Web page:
Monday, January 28, 2019

Using Powershell to execute cypher scripts with secure credentials and logging results/errors.

This is a continuation of my 1st draft: Using a Powershell wrapper to securely authenticate to Neo4J to execute CYPHER using Bolt.

PROBLEM #1: I was running several .cypher scripts as a scheduled task on Windows using cypher-shell to execute them.  This was fine, however my .cypher files had to provide plain-text to authenticate to various REST-API sites I was using to feed my Neo4j database.  So I wrote the credential ps wrapper (previous post).

PROBLEM #2: As I made changes to my scripts, I would inevitably write some syntax errors into my cypher scripts, and unknowingly break my import process.  But often, just break it a little.  Unless I manually ran each bit of code in the Neo4j Browser, I didn't have an easy way to verify the results (or lack-thereof) of my cypher script modifications.

MY WORK-AROUND: A full cypher execution method that would also log the results (and some statistics meta-data), and show me syntax errors (exceptions) from the cypher.

First you supply your Neo4j database destination & credentials using set-n4jcredentials.ps1.  Then supply any additional (API, web credentials) using set-customcredentials.ps1. These store credentials (in the registry) with secure-string for the sensitive data, and attach them to a logical datasource name.  (when requested on the command-line, your .cypher will have a search/replace of your text for the "actual" credential information retrieved from the secure-string stored in the registry before it is submitted to the neo4j engine. 

Then execute your cypher by running get-cypher-results.ps1:

.\get-cypher-results.ps1 -Datasource 'N4jDataSource' -cypherscript 'C:\path-to-my-script\myscript.cypher' -logging 'N4jDataSource'


The get-cypher-results.ps1 will segment your script into transactions (a semicolon followed by a linefeed)

You can also give "sections" of your code a label by using the keyword section at the beginning of comments in the cypher script:

// section Main import routine to create (:Asset) nodes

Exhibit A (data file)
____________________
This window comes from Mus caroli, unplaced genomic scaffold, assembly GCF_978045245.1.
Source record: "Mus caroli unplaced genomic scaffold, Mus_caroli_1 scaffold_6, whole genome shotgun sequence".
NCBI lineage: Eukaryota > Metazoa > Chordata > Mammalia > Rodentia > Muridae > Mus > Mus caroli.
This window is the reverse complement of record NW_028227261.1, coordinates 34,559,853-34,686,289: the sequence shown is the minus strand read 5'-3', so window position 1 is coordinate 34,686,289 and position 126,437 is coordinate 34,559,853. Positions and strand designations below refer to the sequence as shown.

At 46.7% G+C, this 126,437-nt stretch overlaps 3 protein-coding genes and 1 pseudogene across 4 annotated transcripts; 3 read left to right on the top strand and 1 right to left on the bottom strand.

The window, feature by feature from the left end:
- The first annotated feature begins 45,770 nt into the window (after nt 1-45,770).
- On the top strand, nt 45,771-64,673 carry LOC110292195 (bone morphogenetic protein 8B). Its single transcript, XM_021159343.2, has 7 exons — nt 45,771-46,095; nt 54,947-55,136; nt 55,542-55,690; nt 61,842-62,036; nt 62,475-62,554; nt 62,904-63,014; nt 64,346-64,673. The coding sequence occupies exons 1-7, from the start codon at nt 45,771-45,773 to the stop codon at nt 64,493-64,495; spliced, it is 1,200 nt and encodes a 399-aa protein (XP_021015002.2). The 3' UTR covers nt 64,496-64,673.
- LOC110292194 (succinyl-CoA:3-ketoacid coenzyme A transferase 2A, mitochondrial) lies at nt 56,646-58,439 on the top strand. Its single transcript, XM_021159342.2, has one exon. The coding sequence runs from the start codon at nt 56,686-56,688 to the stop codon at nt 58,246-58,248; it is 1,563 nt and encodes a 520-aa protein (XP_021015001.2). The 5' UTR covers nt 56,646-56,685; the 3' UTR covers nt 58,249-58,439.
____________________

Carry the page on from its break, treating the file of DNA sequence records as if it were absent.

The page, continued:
Each transaction will be run and the metadata results will be (optionally) recorded in a log entry (per transaction).  The logging is done (of course) as a neo4j graph using the label 
(:Cypherlogentry) The following counter items will be recorded as properties:

(how long did the transaction take to run)
Version (of the target Neo4j server)
date (epoch when the transaction ran)
linenumber (of where this transaction begins in the script)
script (full path and filename of the .cypher script)
section (named section of code)
server: fqdn or IP and port of the neo4j server
source: name of the computer the powershell script was executed from
error: (any exception error thrown by the neo4j engine will be recorded here)

All transactions from a single .cypher script will be bookended by a "BEGIN SCRIPT" and "END SCRIPT" section marker, with the END SCRIPT logging a "ResultAvailableAfter" that is a sum of all the transactions within the script.

All entries for a particular script execution will be tied together with a relationship: 
-[:PART_OF_SCRIPT_EXECUTION]- The wrapper will complete the execution and supply some example cypher queries to return the error logging for that execution.

This gave me a method to quickly run batches of .cypher code against a neo4j database, and determine if I generated any exceptions, and log metadata to track trends for code sections.

All the scripts referenced in this post are available at

Sunday, December 2, 2018

Using a Powershell wrapper to securely authenticate to Neo4J to execute CYPHER using Bolt.

I've been busily developing some of my automation leveraging Neo4j with our CommitCRM and Check_MK (Nagios) monitoring platform.

I wanted to automate my process for updating the graph database and generating tickets.  In order to do this securely I wanted to execute CYPHER scripts with windows task scheduler.